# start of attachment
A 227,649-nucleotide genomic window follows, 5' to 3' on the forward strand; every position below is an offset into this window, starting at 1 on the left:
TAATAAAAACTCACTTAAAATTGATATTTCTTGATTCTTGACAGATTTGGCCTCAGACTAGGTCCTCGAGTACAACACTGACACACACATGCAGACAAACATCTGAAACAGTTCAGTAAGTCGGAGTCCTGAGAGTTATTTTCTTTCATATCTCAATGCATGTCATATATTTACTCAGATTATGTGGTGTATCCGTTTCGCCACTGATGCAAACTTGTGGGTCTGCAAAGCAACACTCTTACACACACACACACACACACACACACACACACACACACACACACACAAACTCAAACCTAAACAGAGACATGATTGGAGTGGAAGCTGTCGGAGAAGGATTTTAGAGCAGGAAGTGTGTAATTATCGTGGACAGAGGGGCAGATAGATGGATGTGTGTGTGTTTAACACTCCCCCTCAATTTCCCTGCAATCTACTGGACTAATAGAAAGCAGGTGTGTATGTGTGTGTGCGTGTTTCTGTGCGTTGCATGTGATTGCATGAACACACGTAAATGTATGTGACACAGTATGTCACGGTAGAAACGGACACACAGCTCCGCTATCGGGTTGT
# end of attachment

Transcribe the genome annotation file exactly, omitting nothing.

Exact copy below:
A 227,649-nucleotide genomic window follows, 5' to 3' on the forward strand; every position below is an offset into this window, starting at 1 on the left:
TAATAAAAACTCACTTAAAATTGATATTTCTTGATTCTTGACAGATTTGGCCTCAGACTAGGTCCTCGAGTACAACACTGACACACACATGCAGACAAACATCTGAAACAGTTCAGTAAGTCGGAGTCCTGAGAGTTATTTTCTTTCATATCTCAATGCATGTCATATATTTACTCAGATTATGTGGTGTATCCGTTTCGCCACTGATGCAAACTTGTGGGTCTGCAAAGCAACACTCTTACACACACACACACACACACACACACACACACACACACACACACACAAACTCAAACCTAAACAGAGACATGATTGGAGTGGAAGCTGTCGGAGAAGGATTTTAGAGCAGGAAGTGTGTAATTATCGTGGACAGAGGGGCAGATAGATGGATGTGTGTGTGTTTAACACTCCCCCTCAATTTCCCTGCAATCTACTGGACTAATAGAAAGCAGGTGTGTATGTGTGTGTGCGTGTTTCTGTGCGTTGCATGTGATTGCATGAACACACGTAAATGTATGTGACACAGTATGTCACGGTAGAAACGGACACACAGCTCCGCTATCGGGTTGT